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The Instrument of Surrender was a written agreement that enabled the surrender of the Pakistan Armed Forces in the Bangladesh Liberation War. The surrender took place at the Ramna Race Course in Dacca on December 16, 1971. Lieutenant-General A A K Niazi, joint commander of the Pakistan Armed Forces of East Pakistan contingent, and Lieutenant General Jagjit Singh Aurora, joint commander of the Bangladesh-India Allied Forces, signed the instrument amid thousands of cheering crowds at the race course. Air Commodore A. K. Khandker, Deputy Commander-in-Chief of the Bangladesh Armed Forces, and Lieutenant General J F R Jacob of the Indian Eastern Command, acted as witnesses to the surrender. Subsequently, around 93,000 Pakistani troops and officials were taken as prisoners-of-war by the Indian Army, the largest number of POWs since World War II. They were later repatriated in 1973 under the terms of the Simla Agreement.

Surrender ceremony[]

Also present were Vice-Admiral Mohammad Shariff, commander of the Pakistani Naval Eastern Command and Air Vice-Marshal Patrick D. Callaghan of the Pakistan Air Force's Eastern Air Force Command, who signed the agreement. On behalf of Bangladesh, Air Commodore A. K. Khandker acted as witness to the surrender. Lieutenant General Jacob Rafael Jacob, Chief of Staff of the Indian Eastern Command, along with the other commanders of Indian naval and air forces, acted as witnesses on behalf of India. The signing of the document marked the end of the Indo-Pakistani War of 1971 and the creation of Bangla Desh (later reduced to a single word). Aurora accepted the surrender without a word, while the crowd on the race course started shouting anti-Niazi and anti-Pakistan slogans.[1]

Text of the Instrument[]

The text of the surrender is now a public property of Indian, Bangladeshi and Pakistani governments and the text of the document can be seen on display in the National Museum in New Delhi. The text of the Instrument of Surrender document was as follows:[2][3]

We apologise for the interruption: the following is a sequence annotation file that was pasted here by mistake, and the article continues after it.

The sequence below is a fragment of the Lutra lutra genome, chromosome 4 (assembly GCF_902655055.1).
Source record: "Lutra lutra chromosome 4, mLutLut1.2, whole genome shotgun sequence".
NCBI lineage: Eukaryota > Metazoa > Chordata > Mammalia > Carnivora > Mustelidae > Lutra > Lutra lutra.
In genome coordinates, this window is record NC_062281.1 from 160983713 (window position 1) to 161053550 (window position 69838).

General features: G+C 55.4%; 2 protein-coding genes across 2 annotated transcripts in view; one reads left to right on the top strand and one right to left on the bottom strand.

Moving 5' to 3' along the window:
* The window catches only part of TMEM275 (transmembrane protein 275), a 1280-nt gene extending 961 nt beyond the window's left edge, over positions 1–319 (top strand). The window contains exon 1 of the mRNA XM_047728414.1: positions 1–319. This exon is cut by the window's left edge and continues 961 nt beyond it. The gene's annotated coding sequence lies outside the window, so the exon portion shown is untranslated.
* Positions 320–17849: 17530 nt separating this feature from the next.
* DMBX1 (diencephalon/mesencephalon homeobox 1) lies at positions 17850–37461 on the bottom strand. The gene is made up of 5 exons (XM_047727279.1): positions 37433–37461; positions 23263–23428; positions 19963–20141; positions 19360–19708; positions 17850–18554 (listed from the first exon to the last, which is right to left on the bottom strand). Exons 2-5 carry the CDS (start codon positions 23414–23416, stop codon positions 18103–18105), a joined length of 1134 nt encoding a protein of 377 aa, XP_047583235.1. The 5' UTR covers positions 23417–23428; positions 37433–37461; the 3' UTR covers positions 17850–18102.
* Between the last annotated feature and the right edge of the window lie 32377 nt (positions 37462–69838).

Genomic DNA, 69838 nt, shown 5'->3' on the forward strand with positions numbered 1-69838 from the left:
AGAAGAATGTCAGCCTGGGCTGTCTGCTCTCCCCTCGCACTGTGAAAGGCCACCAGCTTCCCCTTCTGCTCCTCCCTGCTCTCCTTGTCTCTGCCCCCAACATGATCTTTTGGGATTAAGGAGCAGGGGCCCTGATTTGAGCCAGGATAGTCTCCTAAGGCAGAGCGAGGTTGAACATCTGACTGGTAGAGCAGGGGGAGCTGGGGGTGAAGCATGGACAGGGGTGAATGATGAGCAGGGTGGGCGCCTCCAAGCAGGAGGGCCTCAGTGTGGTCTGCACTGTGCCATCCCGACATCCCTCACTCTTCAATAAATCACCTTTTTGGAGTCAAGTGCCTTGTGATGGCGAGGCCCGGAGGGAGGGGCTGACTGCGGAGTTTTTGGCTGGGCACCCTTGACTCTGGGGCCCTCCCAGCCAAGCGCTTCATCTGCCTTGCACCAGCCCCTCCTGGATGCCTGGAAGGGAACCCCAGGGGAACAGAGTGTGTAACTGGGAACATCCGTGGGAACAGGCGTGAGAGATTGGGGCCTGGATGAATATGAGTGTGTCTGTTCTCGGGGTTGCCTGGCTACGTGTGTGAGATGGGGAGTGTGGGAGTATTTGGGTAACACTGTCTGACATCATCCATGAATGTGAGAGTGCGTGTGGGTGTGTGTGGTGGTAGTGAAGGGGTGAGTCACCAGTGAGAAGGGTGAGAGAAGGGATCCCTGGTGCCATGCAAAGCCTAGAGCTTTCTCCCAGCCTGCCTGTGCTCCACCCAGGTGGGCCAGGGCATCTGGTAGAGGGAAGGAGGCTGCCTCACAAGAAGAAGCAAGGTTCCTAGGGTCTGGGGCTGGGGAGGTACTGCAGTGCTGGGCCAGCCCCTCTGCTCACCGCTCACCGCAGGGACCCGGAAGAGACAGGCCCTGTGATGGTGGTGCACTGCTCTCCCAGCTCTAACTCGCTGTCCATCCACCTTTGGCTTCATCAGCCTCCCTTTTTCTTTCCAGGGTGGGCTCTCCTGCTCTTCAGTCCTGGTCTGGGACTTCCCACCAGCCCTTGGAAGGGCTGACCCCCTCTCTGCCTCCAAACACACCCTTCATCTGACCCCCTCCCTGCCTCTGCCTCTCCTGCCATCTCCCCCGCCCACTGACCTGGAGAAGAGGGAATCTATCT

The PAKISTAN Eastern Command agree to surrender all PAKISTAN Armed Forces in BANGLA DESH to Lieutenant-General JAGJIT SINGH AURORA, General Officer Commanding in Chief of Indian and BANGLA DESH forces in the Eastern Theater. This surrender includes all PAKISTAN land, air and naval forces as also all para-military forces and civil armed forces. These forces will lay down their arms and surrender at the places where they are currently located to the nearest regular troops under the command of Lieutenant-General JAGJIT SINGH AURORA.

The PAKISTAN Eastern Command shall come under the orders of Lieutenant-General JAGJIT SINGH AURORA as soon as the instrument has been signed. Disobedience of orders will be regarded as a breach of the surrender terms and will be dealt with in accordance with the accepted laws and usages of war. The decision of Lieutenant-General JAGJIT SINGH AURORA will be final, should any doubt arise as to the meaning of interpretation of the surender terms.

Lieutenant JAGJIT SINGH AURORA gives a solemn assurance that personnel who surrender shall be treated with dignity and respect that soldiers are entitled to in accordance with provisions of the GENEVA Convention and guarantees the safety and well-being of all PAKISTAN military and para-military forces who surrender. Protection will be provided to foreign nationals, ethnic minorities and personnel of WEST PAKISTANI origin by the forces under the command of Lieutenant- General JAGJIT SINGH AURORA.

            <signed >                            <signed>
       (JAGJIT SINGH AURORA)                (AMIR ABDULLAH KHAN NIAZI)
         Lieutenant-General                      Leiutenant-General
  General Officer Commanding in Chief   Martial Law Administrator Zone B and
  India and BANGLA DESH Forces in the    Commander Eastern Command
            Eastern Theatre                      (Pakistan)
            16 December 1971                  16 December 1971
 

In literature[]

In Salman Rushdie's novel Midnight's Children, the encounter between the two generals is shown in the chapter "Sam and the Tiger".

Sources[]


References[]

  1. Of betrayal and bungling by Kuldip Nayar (Google cache link) - Indian Express 3 February 1998[dead link]
  2. [1] The Instrument of Surrender on Virtual Bangladesh History
  3. SoP. "The Separation of East Pakistan". Story of Pakistan. http://storyofpakistan.com/the-separation-of-east-pakistan/. Retrieved 20 July 2012. 

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